Food relief for poor families in CoVid-19 Lockdown – Nepal
During these uncertain times following the emergence of the COVID-19 virus, Shenpen has worked earnestly to identify the best ways to help the poor and disadvantaged. The Nepal government has locked down the country to prevent community transmission of the coronavirus – only essential services like hospitals and food suppliers remain open.
“A prolonged shutdown forces us to look beyond […] the near future – food shortages, economic hardship, social unrest and political instability. The virus and its response have exposed and exacerbated existing socio-economic inequities in Nepali society, exclusion and injustice” (Nepali Times).
A daily laborer, Ram Nepali said: “Rich people have managed to store food and can now spend some time at home with their families. It’s like a vacation for them. But for working class people like us, if this situation continues for much longer, we will die of hunger” (The Kathmandu Post).
62% of people are employed in the informal sector and depend on daily labor work to pay for their food and lodging. The lockdown started on 24th March, and so far has been extended until early May. The disadvantaged desperately need help but the government lacks the financial budgetary resources to help many of those in need.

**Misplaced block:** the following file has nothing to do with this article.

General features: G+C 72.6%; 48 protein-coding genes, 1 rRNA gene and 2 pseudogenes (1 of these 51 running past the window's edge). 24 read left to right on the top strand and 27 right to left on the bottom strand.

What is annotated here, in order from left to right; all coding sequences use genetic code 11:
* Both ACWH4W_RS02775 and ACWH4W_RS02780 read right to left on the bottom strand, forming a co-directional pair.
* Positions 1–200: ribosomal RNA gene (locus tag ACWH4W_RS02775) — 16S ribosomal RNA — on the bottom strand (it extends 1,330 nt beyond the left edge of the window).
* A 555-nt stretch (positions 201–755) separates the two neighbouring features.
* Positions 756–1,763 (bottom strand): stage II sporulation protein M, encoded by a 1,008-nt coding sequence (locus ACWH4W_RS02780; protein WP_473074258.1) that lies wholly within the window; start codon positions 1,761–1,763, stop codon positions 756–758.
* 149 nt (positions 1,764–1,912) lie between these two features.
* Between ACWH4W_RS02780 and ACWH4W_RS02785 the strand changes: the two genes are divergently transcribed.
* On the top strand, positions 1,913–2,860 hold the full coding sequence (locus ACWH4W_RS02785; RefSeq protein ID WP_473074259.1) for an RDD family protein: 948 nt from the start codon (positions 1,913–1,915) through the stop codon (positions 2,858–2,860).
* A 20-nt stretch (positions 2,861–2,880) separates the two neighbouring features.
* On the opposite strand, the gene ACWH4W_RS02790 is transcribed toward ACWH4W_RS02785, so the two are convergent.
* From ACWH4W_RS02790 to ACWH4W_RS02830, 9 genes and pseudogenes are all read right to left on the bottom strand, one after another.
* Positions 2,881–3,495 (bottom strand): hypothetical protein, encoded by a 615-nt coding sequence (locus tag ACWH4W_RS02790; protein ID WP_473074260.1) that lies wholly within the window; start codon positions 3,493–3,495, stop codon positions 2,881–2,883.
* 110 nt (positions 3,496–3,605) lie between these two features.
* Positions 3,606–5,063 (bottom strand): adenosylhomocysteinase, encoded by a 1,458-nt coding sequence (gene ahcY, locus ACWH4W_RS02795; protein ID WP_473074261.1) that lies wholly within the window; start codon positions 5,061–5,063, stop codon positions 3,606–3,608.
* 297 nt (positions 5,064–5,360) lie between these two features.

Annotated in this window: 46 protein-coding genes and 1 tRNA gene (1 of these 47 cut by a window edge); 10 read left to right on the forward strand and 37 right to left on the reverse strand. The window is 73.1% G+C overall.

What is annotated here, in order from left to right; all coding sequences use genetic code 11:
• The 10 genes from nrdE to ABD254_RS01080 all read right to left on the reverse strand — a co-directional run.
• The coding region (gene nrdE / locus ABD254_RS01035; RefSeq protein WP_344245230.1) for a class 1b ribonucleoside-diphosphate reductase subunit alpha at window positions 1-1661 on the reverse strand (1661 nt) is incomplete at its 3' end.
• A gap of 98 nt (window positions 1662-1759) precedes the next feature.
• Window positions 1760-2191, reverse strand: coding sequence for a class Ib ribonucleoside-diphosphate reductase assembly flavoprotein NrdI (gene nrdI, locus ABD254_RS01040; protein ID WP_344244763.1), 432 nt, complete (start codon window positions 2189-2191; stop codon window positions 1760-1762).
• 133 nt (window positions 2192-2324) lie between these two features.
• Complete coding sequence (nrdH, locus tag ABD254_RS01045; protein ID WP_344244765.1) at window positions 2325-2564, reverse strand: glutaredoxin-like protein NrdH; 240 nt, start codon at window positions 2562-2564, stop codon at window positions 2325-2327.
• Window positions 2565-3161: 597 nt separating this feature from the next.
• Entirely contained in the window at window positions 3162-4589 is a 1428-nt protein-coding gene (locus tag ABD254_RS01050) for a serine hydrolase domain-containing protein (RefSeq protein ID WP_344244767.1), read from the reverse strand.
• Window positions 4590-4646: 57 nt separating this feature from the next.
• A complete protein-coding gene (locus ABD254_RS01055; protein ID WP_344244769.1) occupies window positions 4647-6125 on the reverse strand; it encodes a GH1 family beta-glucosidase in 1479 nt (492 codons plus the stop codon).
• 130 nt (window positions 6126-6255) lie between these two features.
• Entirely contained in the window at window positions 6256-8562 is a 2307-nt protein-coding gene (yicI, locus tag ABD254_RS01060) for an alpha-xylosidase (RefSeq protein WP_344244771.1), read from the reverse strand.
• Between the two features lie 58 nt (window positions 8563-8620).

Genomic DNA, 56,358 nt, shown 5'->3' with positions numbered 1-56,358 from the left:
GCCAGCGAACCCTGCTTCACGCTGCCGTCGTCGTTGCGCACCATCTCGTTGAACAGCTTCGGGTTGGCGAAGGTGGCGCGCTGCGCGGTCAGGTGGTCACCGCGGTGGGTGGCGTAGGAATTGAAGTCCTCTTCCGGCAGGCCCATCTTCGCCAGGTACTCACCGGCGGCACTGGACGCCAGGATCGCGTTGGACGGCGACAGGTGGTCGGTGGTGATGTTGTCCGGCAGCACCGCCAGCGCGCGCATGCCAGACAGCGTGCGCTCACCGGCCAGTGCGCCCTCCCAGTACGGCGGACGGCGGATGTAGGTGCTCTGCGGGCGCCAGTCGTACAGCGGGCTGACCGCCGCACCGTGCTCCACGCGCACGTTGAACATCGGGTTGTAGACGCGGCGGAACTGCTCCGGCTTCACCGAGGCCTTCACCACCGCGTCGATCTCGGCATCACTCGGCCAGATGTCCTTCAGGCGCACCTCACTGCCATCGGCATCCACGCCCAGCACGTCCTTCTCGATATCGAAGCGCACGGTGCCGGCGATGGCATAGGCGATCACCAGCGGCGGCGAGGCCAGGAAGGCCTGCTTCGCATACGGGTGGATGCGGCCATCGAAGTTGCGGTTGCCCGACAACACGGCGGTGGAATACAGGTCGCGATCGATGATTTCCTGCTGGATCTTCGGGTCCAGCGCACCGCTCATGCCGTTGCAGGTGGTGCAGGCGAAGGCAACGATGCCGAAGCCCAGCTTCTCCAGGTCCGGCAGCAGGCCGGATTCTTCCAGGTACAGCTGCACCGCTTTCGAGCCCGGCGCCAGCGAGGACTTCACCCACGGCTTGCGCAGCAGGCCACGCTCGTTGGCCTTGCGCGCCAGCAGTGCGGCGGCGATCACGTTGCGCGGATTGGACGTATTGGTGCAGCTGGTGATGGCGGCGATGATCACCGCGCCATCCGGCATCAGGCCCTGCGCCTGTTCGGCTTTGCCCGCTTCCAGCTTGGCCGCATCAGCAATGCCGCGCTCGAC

“Lockdown as a way of fighting Covid-19 has been a double-edged sword. While on the one hand, it has been effective in helping to contain the spread of the disease, on the other, it has put at risk many lives, especially the vulnerable population who earn on a daily basis to live a hand-to-mouth existence. Images of Nepalis who opted to walk for kilometres on end to reach their hometowns just so they will have a roof above their heads and some grain to help appease their burning stomach due to hunger have swamped the media.” (The Kathmandu Post).
Shenpen has already provided food and hygiene packages to support students who come under its School Meal Program and their families, and to families at risk in Kathmandu, helping to support between 100 and 200 families per week. There are many more families who need support across Kathmandu, and Shenpen plans to expand its scope to provide food hampers to 1,000 families per month.
This project prevented hunger and starvation, improved hygiene, strengthened community solidarity, and the local economy.
Shenpen had the material means (jeep, store rooms, office), human resources (volunteers), and logistic resources (local suppliers, functional administration’s system, etc.) to implement such activities. Its direct contact with poor families in Kathmandu means the organization could reach a considerable number of families in a short period of time, and ensured follow up monitoring.
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